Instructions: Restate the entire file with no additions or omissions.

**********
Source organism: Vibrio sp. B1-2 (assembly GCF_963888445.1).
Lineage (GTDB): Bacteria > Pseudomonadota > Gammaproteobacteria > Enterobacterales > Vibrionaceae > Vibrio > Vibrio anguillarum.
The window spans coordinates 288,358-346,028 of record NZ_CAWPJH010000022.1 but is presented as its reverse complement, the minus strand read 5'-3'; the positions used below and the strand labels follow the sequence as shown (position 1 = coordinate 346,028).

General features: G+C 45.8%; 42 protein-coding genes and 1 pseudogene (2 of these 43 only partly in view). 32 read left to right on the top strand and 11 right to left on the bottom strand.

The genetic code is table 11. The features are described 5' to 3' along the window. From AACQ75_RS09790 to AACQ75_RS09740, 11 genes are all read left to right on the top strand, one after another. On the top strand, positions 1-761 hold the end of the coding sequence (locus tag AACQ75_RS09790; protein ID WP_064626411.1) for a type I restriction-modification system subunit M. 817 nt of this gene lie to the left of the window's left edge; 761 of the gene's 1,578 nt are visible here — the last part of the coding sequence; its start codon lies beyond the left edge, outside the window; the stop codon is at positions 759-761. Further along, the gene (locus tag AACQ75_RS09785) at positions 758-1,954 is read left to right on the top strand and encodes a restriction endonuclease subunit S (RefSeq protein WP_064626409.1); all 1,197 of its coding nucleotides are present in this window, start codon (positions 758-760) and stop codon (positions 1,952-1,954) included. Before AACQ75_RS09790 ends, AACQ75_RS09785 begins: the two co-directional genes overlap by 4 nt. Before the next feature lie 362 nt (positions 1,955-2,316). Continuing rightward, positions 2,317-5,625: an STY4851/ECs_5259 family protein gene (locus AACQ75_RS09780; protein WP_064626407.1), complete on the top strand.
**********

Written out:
Source organism: Vibrio sp. B1-2 (assembly GCF_963888445.1).
Lineage (GTDB): Bacteria > Pseudomonadota > Gammaproteobacteria > Enterobacterales > Vibrionaceae > Vibrio > Vibrio anguillarum.
The window spans coordinates 288,358-346,028 of record NZ_CAWPJH010000022.1 but is presented as its reverse complement, the minus strand read 5'-3'; the positions used below and the strand labels follow the sequence as shown (position 1 = coordinate 346,028).

General features: G+C 45.8%; 42 protein-coding genes and 1 pseudogene (2 of these 43 only partly in view). 32 read left to right on the top strand and 11 right to left on the bottom strand.

The genetic code is table 11. The features are described 5' to 3' along the window. From AACQ75_RS09790 to AACQ75_RS09740, 11 genes are all read left to right on the top strand, one after another. On the top strand, positions 1-761 hold the end of the coding sequence (locus tag AACQ75_RS09790; protein ID WP_064626411.1) for a type I restriction-modification system subunit M. 817 nt of this gene lie to the left of the window's left edge; 761 of the gene's 1,578 nt are visible here — the last part of the coding sequence; its start codon lies beyond the left edge, outside the window; the stop codon is at positions 759-761. Further along, the gene (locus tag AACQ75_RS09785) at positions 758-1,954 is read left to right on the top strand and encodes a restriction endonuclease subunit S (RefSeq protein WP_064626409.1); all 1,197 of its coding nucleotides are present in this window, start codon (positions 758-760) and stop codon (positions 1,952-1,954) included. Before AACQ75_RS09790 ends, AACQ75_RS09785 begins: the two co-directional genes overlap by 4 nt. Before the next feature lie 362 nt (positions 1,955-2,316). Continuing rightward, positions 2,317-5,625: an STY4851/ECs_5259 family protein gene (locus AACQ75_RS09780; protein WP_064626407.1), complete on the top strand.